My reaction to her description of a good villain, and this may speak to my personal experience was "malignant narcissist." Image is all important to them, and people are nothing more than suppliers of attention.
I guess this is my comic book fixation coming to the fore again, but the first villain that came to my mind was Superman's nemesis, Lex Luthor. Prior to a company-wide continuity reboot in 1986, Luthor was your basic mad scientist, another member of the Dangerous Gizmo of the Month Club. After the reboot, the character was transformed into a corporate robber baron, still brilliant but now with "real world" power and influence. The "new" Luthor was motivated by lust for power, and continually felt the need to assert his power and dominance (one facet of this was that his inner circle of staff consisted entirely of beautiful women). His initial animosity towards Superman could best be explained by the need to prove that he, Luthor, was the most powerful man in Metropolis, and not this clown in a cape and blue union suit.
Abel, disagree completely about Luthor. From the early sixties on, he was portrayed as motivated overwhelmingly by hate more than greed, evil or ambition: In one story he shows his henchman a room showing every day he's spent in prison crossed off on a calendar; when he starts to feel himself losing the urge for revenge, he goes into the room and stares at the wall until he gets the hate back (in the same story he steals Fort Knox from under Superman's nose, discovers he only tricked a Superman robot and gives the gold back with a grimace). Which is a characterization that always fascinated me.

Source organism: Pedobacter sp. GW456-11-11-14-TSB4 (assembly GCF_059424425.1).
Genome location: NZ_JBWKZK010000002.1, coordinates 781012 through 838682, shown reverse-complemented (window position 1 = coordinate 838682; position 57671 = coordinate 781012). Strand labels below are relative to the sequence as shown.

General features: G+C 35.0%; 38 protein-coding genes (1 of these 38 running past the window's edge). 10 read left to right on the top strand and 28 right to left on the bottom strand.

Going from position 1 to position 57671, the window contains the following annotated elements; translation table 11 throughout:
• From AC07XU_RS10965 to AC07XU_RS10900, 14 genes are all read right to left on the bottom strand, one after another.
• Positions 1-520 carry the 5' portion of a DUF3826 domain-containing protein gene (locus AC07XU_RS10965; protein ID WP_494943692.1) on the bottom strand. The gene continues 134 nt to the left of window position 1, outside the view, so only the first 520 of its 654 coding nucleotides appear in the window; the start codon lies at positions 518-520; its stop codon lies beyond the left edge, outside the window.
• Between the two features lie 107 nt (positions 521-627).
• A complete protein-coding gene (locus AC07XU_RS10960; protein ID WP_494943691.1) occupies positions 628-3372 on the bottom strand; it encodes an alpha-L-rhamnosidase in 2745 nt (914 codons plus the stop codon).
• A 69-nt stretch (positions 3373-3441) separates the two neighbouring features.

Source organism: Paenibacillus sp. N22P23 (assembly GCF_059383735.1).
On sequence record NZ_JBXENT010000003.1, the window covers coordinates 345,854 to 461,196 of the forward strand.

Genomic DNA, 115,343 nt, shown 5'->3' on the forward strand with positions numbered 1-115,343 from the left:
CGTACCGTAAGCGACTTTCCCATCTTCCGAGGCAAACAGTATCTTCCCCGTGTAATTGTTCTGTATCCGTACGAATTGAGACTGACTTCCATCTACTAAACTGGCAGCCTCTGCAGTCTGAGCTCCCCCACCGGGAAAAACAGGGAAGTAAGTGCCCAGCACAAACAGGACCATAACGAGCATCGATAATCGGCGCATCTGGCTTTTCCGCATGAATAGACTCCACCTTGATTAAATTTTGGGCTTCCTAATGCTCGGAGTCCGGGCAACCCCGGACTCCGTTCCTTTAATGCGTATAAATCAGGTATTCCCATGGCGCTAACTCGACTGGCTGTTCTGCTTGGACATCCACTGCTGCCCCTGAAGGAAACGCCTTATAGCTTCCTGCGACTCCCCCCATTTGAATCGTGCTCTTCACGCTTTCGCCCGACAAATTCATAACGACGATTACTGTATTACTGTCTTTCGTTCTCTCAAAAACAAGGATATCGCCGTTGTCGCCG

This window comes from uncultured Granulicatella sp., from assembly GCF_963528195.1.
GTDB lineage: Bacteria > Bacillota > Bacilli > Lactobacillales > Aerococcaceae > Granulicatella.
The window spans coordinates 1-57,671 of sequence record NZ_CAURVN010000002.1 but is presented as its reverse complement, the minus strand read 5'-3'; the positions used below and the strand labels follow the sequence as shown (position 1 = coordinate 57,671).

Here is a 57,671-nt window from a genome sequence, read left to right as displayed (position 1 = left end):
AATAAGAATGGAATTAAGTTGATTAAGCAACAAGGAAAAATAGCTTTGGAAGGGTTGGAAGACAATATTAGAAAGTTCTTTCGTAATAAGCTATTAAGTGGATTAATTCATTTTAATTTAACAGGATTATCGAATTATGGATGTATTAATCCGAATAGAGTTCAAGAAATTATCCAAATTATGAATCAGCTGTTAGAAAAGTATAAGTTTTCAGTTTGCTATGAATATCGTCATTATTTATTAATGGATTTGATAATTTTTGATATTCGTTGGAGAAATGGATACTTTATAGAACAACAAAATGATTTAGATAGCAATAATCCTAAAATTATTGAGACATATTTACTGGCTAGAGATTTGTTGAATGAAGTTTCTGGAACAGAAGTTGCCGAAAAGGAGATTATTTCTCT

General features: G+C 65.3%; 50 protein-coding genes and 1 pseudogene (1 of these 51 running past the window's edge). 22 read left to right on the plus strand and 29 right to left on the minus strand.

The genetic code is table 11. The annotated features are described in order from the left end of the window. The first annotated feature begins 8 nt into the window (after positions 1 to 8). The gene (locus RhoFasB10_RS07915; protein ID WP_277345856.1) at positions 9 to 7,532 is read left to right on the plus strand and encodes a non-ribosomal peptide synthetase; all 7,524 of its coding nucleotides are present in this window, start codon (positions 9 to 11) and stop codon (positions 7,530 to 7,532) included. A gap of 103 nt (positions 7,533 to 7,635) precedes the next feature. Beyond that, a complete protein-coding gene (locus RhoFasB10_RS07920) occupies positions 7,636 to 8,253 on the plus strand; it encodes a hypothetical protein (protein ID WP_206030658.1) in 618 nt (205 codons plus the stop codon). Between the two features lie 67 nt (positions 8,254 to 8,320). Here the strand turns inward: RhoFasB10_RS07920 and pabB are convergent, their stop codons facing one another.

The villain in Edmond Hamilton's Star Kings books is a great reluctant-admiration villain: Totally cynical, totally ruthless, but he's having such cold-blooded fun it's hard to dislike him.
You left out my personal favorite category; good old-fashioned batshit crazy.
Course, I tend to be one of those people who likes villains, and adores a good sympathetic one. It's difficult to inspire me to seethe "Ooh, I hate that guy!", and it's not something I find all that appealing in a story anyway.
Can we speak of villainy and not mention Shakespeare's delightful Richard III?
(Verification word: "sitint." To which I can only say, "I beg your pardon???")
No, we can't.
Nor may we omit the dreadful Mr. Krook who came to so unpleasant an end in Bleak House, an end "inborn, inbred, engendered in the corrupted humours of the vicious body itself."
"Stron:" an oaten bread shaped like a wheat sheaf, eaten in February.